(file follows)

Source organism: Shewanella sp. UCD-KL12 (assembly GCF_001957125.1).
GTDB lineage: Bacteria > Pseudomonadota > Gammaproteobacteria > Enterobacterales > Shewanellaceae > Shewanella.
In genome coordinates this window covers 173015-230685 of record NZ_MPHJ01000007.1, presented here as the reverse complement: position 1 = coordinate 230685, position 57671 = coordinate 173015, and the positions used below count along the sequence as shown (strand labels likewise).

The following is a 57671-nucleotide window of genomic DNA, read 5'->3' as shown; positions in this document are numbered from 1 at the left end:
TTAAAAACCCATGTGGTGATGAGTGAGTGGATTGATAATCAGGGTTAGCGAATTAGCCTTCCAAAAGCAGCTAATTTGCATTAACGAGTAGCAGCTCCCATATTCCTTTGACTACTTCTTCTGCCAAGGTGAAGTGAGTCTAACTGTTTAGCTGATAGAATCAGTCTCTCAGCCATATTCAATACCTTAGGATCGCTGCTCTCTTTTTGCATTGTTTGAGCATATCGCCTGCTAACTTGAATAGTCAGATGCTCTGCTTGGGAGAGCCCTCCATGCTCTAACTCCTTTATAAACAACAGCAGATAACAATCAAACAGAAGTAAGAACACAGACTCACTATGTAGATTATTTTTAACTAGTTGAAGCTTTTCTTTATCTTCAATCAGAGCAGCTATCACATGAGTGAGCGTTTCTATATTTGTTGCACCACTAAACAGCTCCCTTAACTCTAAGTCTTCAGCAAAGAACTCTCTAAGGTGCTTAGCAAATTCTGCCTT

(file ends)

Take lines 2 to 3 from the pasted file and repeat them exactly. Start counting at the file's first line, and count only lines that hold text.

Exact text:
GTDB lineage: Bacteria > Pseudomonadota > Gammaproteobacteria > Enterobacterales > Shewanellaceae > Shewanella.
In genome coordinates this window covers 173015-230685 of record NZ_MPHJ01000007.1, presented here as the reverse complement: position 1 = coordinate 230685, position 57671 = coordinate 173015, and the positions used below count along the sequence as shown (strand labels likewise).